The hearing processes into the doping case of Botswana’s 800 metres sprint queen, Amantle Montsho, are ongoing.
After a lengthy period of what seemed inactivity, the hearing processes are now said to be underway with the verdict expected to be delivered before the end of this month. According to the Botswana Athletics Association (BAA) President Moses Bantsi, a disciplinary committee made up of five people has already been appointed to look into the matter.
While refusing to shed light on who could be in the committee, the BAA President said the committee is made up of highly qualified people from various professions.
“For your information, we have among the committee members an attorney of law, a medical doctor, a sports medicine professional, a physiotherapists as well as a sports science professional who also happens to be a former athlete,” Bantsi explained.
The BAA President however said with so many local and international people interested in the case, the names of the disciplinary committee members cannot be revealed. Bantsi said the non-revelation of names of committee members is to ensure there is no unnecessary pressure on the committee members and thus to keep the integrity of the committee intact.
He however said the committee is totally made up of locals. Speaking in an interview, the BAA President said the committee was selected before the end of this past month and has already held a couple of meetings.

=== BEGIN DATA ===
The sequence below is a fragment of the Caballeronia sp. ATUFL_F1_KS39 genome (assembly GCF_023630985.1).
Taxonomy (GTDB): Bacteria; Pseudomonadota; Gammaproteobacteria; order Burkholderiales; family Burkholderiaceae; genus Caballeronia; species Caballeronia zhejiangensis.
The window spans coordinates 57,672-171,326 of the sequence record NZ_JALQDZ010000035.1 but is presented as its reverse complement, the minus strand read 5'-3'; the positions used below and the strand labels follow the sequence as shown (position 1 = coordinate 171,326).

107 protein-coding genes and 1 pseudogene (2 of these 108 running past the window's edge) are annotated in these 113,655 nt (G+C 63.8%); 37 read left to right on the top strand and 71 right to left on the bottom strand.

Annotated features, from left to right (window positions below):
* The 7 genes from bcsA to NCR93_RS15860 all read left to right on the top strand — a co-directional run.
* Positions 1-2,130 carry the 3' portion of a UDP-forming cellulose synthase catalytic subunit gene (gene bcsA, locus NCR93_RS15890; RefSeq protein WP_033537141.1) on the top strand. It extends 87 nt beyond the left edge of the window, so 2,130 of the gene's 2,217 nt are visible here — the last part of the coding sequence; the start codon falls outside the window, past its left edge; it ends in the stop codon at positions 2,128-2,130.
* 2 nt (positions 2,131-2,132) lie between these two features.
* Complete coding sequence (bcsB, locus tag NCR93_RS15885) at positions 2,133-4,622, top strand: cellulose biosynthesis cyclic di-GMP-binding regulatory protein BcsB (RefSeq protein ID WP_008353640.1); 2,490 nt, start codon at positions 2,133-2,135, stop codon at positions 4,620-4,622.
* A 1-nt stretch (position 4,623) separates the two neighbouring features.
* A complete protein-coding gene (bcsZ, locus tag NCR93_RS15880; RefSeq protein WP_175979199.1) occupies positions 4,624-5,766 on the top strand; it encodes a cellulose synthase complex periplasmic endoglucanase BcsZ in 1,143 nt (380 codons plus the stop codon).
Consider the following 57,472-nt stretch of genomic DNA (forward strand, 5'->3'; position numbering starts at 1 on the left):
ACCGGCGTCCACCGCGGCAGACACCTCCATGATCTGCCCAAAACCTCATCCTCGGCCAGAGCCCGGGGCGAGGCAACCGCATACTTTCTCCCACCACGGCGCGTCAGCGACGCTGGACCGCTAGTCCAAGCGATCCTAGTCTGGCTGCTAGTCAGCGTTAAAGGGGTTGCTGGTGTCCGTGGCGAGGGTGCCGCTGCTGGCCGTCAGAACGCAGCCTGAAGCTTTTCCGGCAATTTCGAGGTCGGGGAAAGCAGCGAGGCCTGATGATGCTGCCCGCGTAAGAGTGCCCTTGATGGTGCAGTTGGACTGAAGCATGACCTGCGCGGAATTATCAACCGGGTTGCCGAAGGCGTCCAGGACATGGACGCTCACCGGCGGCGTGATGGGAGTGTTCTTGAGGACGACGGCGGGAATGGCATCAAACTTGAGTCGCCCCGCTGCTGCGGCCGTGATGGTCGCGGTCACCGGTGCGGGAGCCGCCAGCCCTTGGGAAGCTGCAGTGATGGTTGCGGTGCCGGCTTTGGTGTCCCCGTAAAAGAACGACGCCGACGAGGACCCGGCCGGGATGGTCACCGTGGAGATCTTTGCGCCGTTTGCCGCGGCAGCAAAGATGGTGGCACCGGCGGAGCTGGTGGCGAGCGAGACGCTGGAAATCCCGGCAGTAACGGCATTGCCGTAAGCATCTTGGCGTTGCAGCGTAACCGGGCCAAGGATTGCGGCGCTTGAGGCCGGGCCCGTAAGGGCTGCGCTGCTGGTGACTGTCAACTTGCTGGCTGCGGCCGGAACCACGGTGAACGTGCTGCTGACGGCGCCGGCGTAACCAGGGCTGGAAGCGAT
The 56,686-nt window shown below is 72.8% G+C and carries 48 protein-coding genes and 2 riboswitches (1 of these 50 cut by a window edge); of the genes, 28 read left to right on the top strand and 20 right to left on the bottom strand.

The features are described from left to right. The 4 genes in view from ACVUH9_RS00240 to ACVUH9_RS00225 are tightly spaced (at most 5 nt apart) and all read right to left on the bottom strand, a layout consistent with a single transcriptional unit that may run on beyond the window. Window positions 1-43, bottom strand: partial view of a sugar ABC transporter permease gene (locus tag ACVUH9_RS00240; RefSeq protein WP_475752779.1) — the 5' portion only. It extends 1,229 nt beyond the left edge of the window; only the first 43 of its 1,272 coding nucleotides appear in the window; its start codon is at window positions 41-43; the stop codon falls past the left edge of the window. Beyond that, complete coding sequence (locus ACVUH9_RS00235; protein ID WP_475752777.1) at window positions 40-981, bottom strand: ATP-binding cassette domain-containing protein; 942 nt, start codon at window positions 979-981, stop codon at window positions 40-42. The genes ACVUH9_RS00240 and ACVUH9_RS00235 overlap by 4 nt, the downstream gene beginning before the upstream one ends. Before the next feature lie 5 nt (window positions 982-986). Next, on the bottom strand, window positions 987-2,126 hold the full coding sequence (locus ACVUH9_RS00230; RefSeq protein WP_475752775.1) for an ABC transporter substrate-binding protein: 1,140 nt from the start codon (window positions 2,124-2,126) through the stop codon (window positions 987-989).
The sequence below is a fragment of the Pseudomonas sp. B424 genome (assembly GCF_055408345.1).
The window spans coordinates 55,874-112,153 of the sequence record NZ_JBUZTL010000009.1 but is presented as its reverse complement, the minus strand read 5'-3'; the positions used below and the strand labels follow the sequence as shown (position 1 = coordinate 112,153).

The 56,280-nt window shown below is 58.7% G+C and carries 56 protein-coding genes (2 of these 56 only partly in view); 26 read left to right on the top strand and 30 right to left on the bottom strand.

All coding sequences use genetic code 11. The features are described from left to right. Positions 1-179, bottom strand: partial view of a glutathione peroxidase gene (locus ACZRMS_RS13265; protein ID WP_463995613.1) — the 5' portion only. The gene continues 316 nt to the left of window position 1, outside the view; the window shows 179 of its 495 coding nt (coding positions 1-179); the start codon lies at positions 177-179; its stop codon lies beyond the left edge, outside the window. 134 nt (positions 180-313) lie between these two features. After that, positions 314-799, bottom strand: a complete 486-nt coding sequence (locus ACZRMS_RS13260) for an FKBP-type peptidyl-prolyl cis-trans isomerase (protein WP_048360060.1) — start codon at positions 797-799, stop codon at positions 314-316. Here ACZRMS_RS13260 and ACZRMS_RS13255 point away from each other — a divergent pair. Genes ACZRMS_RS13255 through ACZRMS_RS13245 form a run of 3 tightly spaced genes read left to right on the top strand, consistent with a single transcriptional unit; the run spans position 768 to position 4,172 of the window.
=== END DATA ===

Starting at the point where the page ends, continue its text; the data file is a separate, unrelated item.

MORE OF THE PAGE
The International Association of Athletics Federations (IAAF) had given the BAA three months from the time they handed them the case to have set a committee and have a verdict ready for the IAAF.
On what took so long for the processes to begin, considering the three months period given by the IAAF to have resolved the issue, the BAA President said a lot of factors had to be taken into consideration before the processes could be undertaken.
“There were a lot of emotions involved in this case and we felt it would be unwise to proceed while emotions were still high. We wanted to allow everyone time to reflect and emotions to calm down before we could undertake this exercise,” Bantsi said.
He said another reason was to ensure thorough investigations are carried out before any disciplinary actions are undertaken.
“This is not just a question of whether banned substances were caught in the samples of the concerned athlete, but rather what could have happened and whether this was an intentional or unintentional thing,” Bantsi explained.
Montsho, a former World and Commonwealth women’s 800 champion tested positive for a banned stimulant methylhexaneamine on July 29 this year during the women’s 800 metres finals at the Glasgow 2014 commonwealth games.
Her subsequent sample B test carried also tested positive for the banned substance, prompting the athlete to accept the findings. Montsho has since been slapped with a provisional suspension and is facing a potential two year ban from athletics. The case was referred to the BAA towards the end of August to impose sanctions after the athlete had accepted the findings.